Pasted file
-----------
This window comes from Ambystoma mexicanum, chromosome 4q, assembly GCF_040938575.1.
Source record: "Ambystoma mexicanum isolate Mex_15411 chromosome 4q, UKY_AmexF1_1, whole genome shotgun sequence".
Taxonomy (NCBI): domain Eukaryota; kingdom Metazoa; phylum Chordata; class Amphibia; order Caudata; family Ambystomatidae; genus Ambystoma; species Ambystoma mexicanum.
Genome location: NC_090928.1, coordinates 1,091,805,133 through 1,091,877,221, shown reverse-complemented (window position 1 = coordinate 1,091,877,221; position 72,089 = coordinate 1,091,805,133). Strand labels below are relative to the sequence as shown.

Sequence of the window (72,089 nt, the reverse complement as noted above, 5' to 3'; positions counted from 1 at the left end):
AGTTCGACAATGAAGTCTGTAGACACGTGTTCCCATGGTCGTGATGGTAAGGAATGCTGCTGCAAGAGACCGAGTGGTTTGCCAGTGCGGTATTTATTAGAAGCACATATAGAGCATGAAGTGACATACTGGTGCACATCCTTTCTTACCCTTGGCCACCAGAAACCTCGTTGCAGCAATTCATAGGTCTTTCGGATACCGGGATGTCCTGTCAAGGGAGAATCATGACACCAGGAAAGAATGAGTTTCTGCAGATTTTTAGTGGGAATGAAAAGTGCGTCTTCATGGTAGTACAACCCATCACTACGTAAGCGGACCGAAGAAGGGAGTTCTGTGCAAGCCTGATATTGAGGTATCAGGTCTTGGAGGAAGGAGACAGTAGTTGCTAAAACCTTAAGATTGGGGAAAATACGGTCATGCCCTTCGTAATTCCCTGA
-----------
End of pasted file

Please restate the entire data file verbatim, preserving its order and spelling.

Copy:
This window comes from Ambystoma mexicanum, chromosome 4q, assembly GCF_040938575.1.
Source record: "Ambystoma mexicanum isolate Mex_15411 chromosome 4q, UKY_AmexF1_1, whole genome shotgun sequence".
Taxonomy (NCBI): domain Eukaryota; kingdom Metazoa; phylum Chordata; class Amphibia; order Caudata; family Ambystomatidae; genus Ambystoma; species Ambystoma mexicanum.
Genome location: NC_090928.1, coordinates 1,091,805,133 through 1,091,877,221, shown reverse-complemented (window position 1 = coordinate 1,091,877,221; position 72,089 = coordinate 1,091,805,133). Strand labels below are relative to the sequence as shown.

Sequence of the window (72,089 nt, the reverse complement as noted above, 5' to 3'; positions counted from 1 at the left end):
AGTTCGACAATGAAGTCTGTAGACACGTGTTCCCATGGTCGTGATGGTAAGGAATGCTGCTGCAAGAGACCGAGTGGTTTGCCAGTGCGGTATTTATTAGAAGCACATATAGAGCATGAAGTGACATACTGGTGCACATCCTTTCTTACCCTTGGCCACCAGAAACCTCGTTGCAGCAATTCATAGGTCTTTCGGATACCGGGATGTCCTGTCAAGGGAGAATCATGACACCAGGAAAGAATGAGTTTCTGCAGATTTTTAGTGGGAATGAAAAGTGCGTCTTCATGGTAGTACAACCCATCACTACGTAAGCGGACCGAAGAAGGGAGTTCTGTGCAAGCCTGATATTGAGGTATCAGGTCTTGGAGGAAGGAGACAGTAGTTGCTAAAACCTTAAGATTGGGGAAAATACGGTCATGCCCTTCGTAATTCCCTGA